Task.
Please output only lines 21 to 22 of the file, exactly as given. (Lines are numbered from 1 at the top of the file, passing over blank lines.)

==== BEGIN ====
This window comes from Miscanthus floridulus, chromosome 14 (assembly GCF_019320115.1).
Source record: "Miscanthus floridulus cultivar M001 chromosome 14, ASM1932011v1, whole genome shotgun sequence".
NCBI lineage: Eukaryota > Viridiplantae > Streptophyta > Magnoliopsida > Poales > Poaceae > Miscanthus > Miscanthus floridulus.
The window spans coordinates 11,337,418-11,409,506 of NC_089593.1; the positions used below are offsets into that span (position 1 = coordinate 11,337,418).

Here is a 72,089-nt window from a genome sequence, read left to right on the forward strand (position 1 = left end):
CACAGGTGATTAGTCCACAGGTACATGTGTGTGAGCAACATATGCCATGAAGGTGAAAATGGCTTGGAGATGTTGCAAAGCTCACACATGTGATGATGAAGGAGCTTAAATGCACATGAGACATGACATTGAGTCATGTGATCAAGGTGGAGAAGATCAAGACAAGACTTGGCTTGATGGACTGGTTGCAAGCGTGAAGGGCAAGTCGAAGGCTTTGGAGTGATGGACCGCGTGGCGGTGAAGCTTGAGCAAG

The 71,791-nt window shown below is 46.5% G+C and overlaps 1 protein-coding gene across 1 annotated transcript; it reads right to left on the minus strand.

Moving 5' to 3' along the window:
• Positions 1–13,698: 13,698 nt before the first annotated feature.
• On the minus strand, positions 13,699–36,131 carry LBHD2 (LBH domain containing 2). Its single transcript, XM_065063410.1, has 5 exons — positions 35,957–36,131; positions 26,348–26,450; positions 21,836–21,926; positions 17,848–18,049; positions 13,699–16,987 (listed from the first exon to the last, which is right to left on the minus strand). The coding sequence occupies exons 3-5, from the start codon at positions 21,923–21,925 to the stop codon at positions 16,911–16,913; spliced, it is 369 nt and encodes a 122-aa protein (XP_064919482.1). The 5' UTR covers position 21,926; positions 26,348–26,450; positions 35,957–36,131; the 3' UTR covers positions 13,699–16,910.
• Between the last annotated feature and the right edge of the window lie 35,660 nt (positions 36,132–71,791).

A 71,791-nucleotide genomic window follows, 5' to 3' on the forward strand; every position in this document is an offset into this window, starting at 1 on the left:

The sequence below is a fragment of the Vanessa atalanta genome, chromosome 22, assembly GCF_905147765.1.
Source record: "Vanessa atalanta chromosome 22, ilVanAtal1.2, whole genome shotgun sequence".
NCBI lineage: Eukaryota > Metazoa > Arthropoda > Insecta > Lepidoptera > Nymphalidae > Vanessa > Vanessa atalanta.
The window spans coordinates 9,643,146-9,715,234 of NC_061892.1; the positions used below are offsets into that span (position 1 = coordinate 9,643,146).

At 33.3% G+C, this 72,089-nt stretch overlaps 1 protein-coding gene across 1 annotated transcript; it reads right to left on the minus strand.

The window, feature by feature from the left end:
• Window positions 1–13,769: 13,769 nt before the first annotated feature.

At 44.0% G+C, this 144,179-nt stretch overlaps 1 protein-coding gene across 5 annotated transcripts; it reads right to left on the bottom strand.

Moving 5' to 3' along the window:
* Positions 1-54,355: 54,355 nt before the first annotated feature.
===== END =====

Moving 5' to 3' along the window:
* Positions 1-54,355: 54,355 nt before the first annotated feature.